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Garden Building: Sun Mapping and Companion Plants

Plants with too much or too little light may burn or become stunted. Avoid that with sun mapping. Here’s how.

Becoming self-sufficient begins with growing your own food. If you are at the beginning of your homesteading journey, you likely have a lot of questions about how to begin, such as what experts mean by sun mapping your property.

The first thing to know is that anyone can grow their own food. It doesn’t require a green thumb. 

What it does require is planning.

Fortunately, it is easier than ever before to plan a garden using sun mapping and companion plants. There are even apps for it!

Whether you are a beginner gardener or you are researching new ways to build a garden, you’ve come to the right place.

Today, we are breaking down sun mapping and companion plants so that it is easy enough, even for those with so-called black thumbs. 

What Is Sun Mapping?

Sun mapping is simply a map of the sun’s presence around your property. 

It’s not a complicated science. But it does require carefully observing your yard at different times of the day (and in different seasons) to see which areas have full sun, partial sun, or full shade.

Why Sun Mapping Is Important

garden with a sign that says sun garden
Plants with too much or too little light may burn, become stunted, or experience distorted growth.

Sun mapping is a simple concept that is extremely important when it comes to gardening. 

How well your plants grow (or live or die) largely depends on where they are planted.

Different plants have different light requirements, such as sun, shade, or part-shade/part-sun.

Plant labels list the light requirements, like these:

  • Full sun = at least 6 hours of direct sun daily
  • Part Sun/Part Shade = 4-6 hours of direct sun daily
  • Full shade = less than 4 hours of direct sun daily

Plants placed in areas with too much or too little sun exposure will not grow as they should. Instead, they may burn up, become stunted, or experience distorted growth.

This is why sun mapping is so important.

Sun mapping your garden ensures you place the right plants in the right location for proper sun exposure. 

It provides a visual of your property so you can choose where to plant and where to build. For instance, you don’t want to build your chicken coop in a prime spot for your vegetable garden.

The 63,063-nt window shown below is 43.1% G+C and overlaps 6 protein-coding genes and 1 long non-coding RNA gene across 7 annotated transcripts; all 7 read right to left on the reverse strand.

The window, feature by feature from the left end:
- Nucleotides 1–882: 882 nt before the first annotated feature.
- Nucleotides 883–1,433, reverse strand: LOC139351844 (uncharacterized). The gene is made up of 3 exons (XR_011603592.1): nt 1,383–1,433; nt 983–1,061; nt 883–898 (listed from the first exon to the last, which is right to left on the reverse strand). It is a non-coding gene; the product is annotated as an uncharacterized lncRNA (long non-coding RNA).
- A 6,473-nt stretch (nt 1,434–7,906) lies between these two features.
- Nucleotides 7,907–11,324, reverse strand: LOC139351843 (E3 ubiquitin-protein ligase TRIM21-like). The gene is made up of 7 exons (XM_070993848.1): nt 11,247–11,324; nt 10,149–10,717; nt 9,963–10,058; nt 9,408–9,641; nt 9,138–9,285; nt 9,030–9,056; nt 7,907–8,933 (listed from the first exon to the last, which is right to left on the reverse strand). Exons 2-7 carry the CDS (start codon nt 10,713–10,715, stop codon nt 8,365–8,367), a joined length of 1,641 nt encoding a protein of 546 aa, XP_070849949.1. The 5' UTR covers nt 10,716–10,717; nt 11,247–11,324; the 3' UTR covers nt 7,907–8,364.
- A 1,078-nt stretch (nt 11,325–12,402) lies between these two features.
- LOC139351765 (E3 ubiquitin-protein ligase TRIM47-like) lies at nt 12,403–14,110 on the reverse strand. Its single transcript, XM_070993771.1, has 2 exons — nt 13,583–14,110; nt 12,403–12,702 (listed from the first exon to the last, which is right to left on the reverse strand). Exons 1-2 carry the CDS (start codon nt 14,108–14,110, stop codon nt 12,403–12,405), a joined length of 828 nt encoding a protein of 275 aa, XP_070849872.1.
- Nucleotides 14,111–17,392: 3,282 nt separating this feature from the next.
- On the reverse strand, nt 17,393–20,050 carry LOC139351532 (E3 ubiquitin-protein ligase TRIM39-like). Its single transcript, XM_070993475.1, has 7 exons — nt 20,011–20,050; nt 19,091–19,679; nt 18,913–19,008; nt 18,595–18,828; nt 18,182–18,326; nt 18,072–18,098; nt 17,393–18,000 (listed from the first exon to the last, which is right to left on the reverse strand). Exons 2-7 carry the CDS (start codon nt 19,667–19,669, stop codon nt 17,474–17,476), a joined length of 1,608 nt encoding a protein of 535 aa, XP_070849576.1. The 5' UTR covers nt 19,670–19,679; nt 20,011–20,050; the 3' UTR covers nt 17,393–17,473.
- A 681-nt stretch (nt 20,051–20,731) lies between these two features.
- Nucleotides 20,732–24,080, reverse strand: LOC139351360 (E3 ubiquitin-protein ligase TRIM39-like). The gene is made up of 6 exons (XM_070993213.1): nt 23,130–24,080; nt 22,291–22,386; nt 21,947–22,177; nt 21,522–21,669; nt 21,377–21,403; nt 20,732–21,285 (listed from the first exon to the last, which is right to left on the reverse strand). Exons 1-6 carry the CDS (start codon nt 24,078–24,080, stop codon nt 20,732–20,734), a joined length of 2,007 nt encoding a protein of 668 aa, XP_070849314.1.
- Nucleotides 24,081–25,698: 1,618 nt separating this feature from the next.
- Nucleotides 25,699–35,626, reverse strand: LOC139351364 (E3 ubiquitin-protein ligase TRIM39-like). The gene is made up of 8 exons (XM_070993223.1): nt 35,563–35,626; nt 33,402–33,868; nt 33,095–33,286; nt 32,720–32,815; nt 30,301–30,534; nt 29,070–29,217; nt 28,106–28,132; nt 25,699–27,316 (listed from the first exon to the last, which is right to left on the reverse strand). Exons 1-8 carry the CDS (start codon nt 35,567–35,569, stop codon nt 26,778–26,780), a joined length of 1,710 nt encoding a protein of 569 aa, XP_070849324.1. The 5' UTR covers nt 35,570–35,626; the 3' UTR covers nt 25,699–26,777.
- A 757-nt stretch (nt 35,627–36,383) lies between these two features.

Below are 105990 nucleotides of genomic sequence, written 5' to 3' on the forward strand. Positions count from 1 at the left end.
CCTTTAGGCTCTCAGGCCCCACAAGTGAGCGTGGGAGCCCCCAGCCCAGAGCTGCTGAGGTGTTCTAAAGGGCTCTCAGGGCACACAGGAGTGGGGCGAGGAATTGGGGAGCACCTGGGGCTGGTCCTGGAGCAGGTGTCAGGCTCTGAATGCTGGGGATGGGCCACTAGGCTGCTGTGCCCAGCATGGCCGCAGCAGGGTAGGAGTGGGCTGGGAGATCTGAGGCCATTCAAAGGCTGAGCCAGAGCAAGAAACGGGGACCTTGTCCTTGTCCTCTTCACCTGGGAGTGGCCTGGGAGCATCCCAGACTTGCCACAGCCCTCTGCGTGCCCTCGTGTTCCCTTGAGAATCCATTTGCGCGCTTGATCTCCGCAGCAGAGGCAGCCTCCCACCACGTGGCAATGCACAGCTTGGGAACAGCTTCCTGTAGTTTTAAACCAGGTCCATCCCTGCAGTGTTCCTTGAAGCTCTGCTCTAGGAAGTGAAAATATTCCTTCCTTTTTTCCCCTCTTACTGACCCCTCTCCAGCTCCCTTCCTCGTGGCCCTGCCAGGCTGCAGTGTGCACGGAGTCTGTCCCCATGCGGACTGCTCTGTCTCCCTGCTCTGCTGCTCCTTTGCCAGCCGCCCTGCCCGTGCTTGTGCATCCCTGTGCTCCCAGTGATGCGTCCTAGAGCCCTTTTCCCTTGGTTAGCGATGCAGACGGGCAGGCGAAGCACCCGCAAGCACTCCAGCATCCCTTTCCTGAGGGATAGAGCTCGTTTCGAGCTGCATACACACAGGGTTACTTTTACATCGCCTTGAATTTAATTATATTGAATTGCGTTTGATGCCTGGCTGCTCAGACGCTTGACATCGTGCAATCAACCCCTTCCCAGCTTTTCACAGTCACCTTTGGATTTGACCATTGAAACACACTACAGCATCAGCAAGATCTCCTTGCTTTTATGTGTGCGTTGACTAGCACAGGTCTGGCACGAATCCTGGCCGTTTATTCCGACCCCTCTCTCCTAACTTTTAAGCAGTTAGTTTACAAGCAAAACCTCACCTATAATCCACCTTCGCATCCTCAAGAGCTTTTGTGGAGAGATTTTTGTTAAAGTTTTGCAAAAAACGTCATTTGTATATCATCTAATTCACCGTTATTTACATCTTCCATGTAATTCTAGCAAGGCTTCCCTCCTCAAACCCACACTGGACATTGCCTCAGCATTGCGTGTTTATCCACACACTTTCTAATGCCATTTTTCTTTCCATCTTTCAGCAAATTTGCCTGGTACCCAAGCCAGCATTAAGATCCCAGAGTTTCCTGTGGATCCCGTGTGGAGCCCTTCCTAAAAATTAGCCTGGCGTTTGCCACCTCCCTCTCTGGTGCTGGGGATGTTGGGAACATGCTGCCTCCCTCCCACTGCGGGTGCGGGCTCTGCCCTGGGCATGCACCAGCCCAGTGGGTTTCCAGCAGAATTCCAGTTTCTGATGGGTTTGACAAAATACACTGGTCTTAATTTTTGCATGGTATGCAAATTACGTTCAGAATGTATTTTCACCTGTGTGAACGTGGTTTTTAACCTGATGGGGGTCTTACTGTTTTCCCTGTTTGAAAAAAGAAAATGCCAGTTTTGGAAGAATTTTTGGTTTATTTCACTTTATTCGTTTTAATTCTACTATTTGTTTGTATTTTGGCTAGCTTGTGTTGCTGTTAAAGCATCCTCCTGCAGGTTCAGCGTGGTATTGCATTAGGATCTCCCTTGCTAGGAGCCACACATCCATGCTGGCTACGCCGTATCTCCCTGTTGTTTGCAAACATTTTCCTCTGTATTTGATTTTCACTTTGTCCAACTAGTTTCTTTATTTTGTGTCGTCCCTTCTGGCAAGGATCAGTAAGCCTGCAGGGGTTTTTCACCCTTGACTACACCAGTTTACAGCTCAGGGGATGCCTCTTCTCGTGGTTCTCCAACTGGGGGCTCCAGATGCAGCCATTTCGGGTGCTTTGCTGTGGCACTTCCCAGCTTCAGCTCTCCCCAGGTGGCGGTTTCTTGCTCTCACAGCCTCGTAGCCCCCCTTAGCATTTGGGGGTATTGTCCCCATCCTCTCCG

When to Sun Map

The key to sun mapping your property is to do it at the optimal time.

That means doing it on sunny days!

You should avoid doing it during winter or early spring when the leaves are missing from the trees. 

You may map an area of your property as full sun that actually becomes partially shaded when the leaves return.

Similarly, you need to map the property at different times of the day in different seasons.

Garden Fundamentals explains, “As you move away from the equator, the point at which the sun rises is different throughout the year. The location at midday also changes. In my garden, the sun is almost overhead at noon in the summer, but it’s much nearer the horizon in winter. This seasonal change means that shadow lines also move as the seasons change.”

Additionally, you should perform sun mapping multiple times a day to see how the shadows change, such as 9:00 a.m., 12:00 p.m., 3:00 p.m., and 6:00 p.m.

How to Sun Map Your Property

graph paper and ruler
True sun mapping requires a few supplies. Draw your property from a bird’s eye view with shadow lines.

Sun mapping is not complicated. Anyone can do it! 

In fact, you can use it as a fun at-home science lesson with your kids.

You don’t have to be an artist. It would be best if you used simple shades instead of detailed artwork.


  • Graph paper or blank unlined paper
  • Pencil and eraser
  • Ruler
  • Colored pencils or highlighters


  1. Gather your supplies.